Weekend Box Office: 'The Grey' Freezes Out 'One For The Money' And 'Man On A Ledge'
Liam Neeson had to fight off more than just Arctic wolves this weekend; he also had to face the fearsome power of online group discounts. Nonetheless, Neeson's new chilly thriller, "The Grey," managed to debut atop the box office chart and earn as much as the next two new releases combined. Not too shabby, considering that both "One for the Money" and "Man on a Ledge" offered viewers discounted tickets through Groupon and Living Social, respectively.
Neeson has become a bankable action star lately ("Taken," "Unknown"), despite his rapidly approaching 60th birthday. Nonetheless, expecations for "The Grey" were modest (in the $14 to $18 million range), thanks to its R rating and its rookie distributor (Open Road, whose only previous film was last fall's underwhelming "Killer Elite"). Still, reviews were generally good, which means a lot to the older audiences that have made Neeson's recent bonecrunchers into hits. So the movie outperformed expectations and scared up an estimated $20.0 million. For the third consecutive winter, Neeson seems to own the frozen wasteland that is January and February moviegoing.
Last week's winner, "Underworld Awakening," slipped to second place with an estimated take of $12.5 million. That's a 51 percent drop from last week's business, which is not unusual for a big action blockbuster. Considering how thoroughly saturated the action market is this weekend (7 of the top 10 movies and 10 of the top 20 movies qualify), "Underworld" is actually holding up pretty well. Its total to date comes to $45.1 million.
Opening in third place, "One for the Money" debuted with an estimated $11.8 million, at the upper end of the $9 to $12 million range of pundits' predictions. Despite being based on a popular series of Janet Evanovich crime novels, expectations were modest, since the movie featured Katherine Heigl (a waning box office draw) stretching beyond romantic comedy, and since the film wasn't screened for critics (never a good sign). The Groupon experiment may have helped, however. Discounted tickets were offered for $6, which Groupon misleadingly touted as a 60 percent savings (only true if your tickets usually cost $15; the national average is about $8). It's not clear how many people bought the tickets -- the online coupon site indicated only that it sold more than 100,000 of them, which is pretty good. The first time Groupon tried this gambit, with last year's "The Lincoln Lawyer," it sold 200,000 tickets, but it wasn't competing against a similar simultaneous promotion involving another online coupon site selling discounted tickets.
LIke "Underworld," "Red Tails" lost about half (45 percent) of its first-week business, sliding two slots to fourth place with an estimated $10.4 million. Still, George Lucas's World War II aerial adventure has very strong word-of-mouth, so it could show some staying presence amid the current surplus of action movies. So far, it's earned $33.8 million.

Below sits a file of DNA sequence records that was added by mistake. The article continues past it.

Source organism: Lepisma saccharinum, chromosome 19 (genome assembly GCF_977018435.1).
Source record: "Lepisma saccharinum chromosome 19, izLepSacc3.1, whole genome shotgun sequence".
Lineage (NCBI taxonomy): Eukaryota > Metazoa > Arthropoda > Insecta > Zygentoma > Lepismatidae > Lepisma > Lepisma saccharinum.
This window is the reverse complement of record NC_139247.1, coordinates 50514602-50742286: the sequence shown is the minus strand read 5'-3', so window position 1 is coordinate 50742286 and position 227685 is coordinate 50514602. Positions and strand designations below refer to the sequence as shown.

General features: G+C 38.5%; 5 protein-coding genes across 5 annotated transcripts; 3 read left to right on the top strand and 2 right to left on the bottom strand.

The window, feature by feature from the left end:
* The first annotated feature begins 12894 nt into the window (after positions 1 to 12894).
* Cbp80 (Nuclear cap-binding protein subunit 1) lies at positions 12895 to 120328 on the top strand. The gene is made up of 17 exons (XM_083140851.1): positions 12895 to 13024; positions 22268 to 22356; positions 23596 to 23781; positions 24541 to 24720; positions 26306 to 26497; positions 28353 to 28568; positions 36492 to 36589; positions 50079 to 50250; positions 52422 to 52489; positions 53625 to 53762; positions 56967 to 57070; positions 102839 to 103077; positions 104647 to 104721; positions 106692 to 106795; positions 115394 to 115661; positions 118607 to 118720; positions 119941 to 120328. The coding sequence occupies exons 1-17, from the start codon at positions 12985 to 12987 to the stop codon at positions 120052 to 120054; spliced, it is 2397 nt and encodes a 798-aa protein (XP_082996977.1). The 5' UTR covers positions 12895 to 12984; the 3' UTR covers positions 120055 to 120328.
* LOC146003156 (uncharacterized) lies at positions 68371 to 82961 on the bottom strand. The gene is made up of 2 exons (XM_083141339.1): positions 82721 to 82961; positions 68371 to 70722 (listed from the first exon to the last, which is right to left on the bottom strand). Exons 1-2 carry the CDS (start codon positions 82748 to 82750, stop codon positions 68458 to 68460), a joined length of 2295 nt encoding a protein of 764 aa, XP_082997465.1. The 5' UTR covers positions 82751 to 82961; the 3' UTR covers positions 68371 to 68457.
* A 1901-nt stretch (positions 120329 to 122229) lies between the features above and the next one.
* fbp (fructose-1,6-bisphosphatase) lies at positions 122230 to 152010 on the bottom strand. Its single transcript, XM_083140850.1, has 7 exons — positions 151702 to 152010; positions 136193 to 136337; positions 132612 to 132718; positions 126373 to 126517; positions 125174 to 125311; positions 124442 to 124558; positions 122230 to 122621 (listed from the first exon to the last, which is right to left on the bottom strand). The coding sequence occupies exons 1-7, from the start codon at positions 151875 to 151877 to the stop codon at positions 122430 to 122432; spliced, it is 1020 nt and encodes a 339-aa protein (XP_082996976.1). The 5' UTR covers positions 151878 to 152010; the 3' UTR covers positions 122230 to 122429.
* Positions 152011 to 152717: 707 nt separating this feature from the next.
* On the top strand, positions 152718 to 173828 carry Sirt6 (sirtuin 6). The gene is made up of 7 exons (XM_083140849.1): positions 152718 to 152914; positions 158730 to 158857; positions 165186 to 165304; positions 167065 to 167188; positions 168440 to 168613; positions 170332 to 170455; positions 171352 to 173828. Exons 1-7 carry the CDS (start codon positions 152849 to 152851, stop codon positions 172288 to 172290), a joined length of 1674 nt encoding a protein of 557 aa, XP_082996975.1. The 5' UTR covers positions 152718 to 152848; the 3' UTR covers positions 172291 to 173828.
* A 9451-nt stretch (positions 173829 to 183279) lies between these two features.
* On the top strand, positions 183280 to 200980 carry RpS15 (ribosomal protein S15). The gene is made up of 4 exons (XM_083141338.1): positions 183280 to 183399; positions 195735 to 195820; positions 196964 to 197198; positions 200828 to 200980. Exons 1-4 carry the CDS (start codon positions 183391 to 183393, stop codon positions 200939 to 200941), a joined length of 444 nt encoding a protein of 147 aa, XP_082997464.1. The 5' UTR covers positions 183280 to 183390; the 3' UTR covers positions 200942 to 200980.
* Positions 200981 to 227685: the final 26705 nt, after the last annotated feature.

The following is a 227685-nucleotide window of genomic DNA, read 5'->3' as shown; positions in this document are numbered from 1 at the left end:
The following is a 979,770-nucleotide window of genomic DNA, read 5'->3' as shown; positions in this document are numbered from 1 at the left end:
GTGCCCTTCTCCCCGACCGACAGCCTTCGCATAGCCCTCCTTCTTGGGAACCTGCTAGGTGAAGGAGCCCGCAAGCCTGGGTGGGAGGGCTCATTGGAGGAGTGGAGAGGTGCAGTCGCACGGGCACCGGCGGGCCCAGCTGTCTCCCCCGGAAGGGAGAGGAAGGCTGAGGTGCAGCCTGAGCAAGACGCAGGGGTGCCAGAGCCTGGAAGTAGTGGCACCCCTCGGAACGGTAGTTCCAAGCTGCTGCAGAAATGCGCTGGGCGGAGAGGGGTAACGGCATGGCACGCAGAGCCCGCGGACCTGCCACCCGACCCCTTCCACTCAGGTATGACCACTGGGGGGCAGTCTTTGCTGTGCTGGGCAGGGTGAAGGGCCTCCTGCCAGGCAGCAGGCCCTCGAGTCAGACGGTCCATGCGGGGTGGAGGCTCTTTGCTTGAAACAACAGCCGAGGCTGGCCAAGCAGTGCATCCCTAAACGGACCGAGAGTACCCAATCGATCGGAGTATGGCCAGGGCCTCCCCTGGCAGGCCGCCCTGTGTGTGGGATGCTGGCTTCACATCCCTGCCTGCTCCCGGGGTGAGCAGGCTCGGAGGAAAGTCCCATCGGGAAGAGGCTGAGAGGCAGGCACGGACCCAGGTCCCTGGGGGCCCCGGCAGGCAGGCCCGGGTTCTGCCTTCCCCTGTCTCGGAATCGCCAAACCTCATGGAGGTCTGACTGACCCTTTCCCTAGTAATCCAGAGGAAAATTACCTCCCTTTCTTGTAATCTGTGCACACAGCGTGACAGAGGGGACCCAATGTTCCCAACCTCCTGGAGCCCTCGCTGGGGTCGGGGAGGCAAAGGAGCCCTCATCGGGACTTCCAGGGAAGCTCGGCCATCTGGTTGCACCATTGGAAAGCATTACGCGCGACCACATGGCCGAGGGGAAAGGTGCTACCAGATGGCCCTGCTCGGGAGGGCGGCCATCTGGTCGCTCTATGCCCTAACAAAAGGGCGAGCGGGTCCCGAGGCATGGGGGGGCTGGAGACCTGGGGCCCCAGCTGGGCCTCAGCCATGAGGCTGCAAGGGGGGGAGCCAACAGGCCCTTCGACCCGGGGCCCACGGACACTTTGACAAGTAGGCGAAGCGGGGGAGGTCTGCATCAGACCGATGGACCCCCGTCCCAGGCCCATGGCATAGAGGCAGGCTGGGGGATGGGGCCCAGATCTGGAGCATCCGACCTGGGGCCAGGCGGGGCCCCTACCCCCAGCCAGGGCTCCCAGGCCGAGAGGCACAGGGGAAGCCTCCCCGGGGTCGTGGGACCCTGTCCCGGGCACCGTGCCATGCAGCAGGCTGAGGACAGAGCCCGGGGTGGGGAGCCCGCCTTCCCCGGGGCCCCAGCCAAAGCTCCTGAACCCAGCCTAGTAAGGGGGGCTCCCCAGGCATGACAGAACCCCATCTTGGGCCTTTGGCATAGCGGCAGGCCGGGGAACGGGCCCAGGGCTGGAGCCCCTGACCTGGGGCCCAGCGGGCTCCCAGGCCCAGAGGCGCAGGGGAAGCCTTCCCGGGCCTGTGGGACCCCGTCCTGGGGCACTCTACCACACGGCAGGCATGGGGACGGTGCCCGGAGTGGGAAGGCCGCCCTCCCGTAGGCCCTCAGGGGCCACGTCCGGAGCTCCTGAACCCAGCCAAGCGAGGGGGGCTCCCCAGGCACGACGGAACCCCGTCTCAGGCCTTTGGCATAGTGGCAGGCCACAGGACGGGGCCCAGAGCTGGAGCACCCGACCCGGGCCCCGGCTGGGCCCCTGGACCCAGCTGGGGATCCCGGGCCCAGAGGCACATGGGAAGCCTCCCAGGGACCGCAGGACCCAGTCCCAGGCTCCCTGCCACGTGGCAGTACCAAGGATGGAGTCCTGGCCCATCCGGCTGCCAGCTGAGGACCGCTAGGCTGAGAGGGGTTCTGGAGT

Premiering at No. 5, crime drama "Man on a Ledge" opened with an estimated $8.3 million, which is about in the middle of the range of pre-weekend expectations ($7 to $10 million). Despite his starring roles in such hits as "Avatar," "Terminator Salvation," and "Clash of the Titans," Sam Worthington is not considered a box office draw (really, did you buy a ticket for any of those films because he was in them?). The Living Social promotion may have helped, but not much; the site says it sold just under 12,000 tickets. (Like Groupon, Living Social claimed the $6 discount price was saving you a lot of money, 54 percent, which is true only if your tickets usually cost $13.)
Several movies sought to take advantage of the so-called Oscar bounce from Tuesday's Academy Award nominations. "The Descendants," which has been in theaters for nearly three months, expanded from 560 theaters to 2,001 and saw business boosted 176 percent from last week, to an estimated $6.6 million, good for seventh place. Fellow Best Picture nominee "The Artist" added 235 theaters (for a total of 897) and saw business rise 40 percent, to an estimated $3.3 million, finishing at No. 12 for the weekend. "The Iron Lady" added 168 venues (for a total of 1,244), but it lost business (13 percent) and finished at No. 14 with an estimated $3.2 million. At No. 16, "Hugo" added 315 screens (for a total of 965) and was rewarded with a 143 percent boost to $2.3 million. And "Albert Nobbs" opened on 245 screens and grossed an estimated $773,000, for a modest average of $3,155 per screen.
For the fourth straight weekend, box office is well above what it was this time a year ago. January box office stands at an estimated $812.3 million, up 13 percent over last January's $718.4 million.
The full top 10:
1. "The Grey," $20.0 million (3,185 screens), new release
2. "Underworld Awakening," $12.5 million (3.078), $45.1 million total
3. "One for the Money," $11.8 million (2,737), new release
4. "Red Tails," $10.4 million (2,573), $33.8 million
5. "Man on a Ledge," $8.3 million (2,998), new release
6. "Extremely Loud and Incredibly Close," $7.1 million (2,630), $21.1 million
7. "The Descendants," $6.6 million (2,001), $58.8 million
8. "Contraband," $6.5 million (2,650), $56.4 million total
9. "Beauty and the Beast," $5.3 million (2,145), $41.1 million
10. "Haywire," $4.0 million (2,441), $15.3 million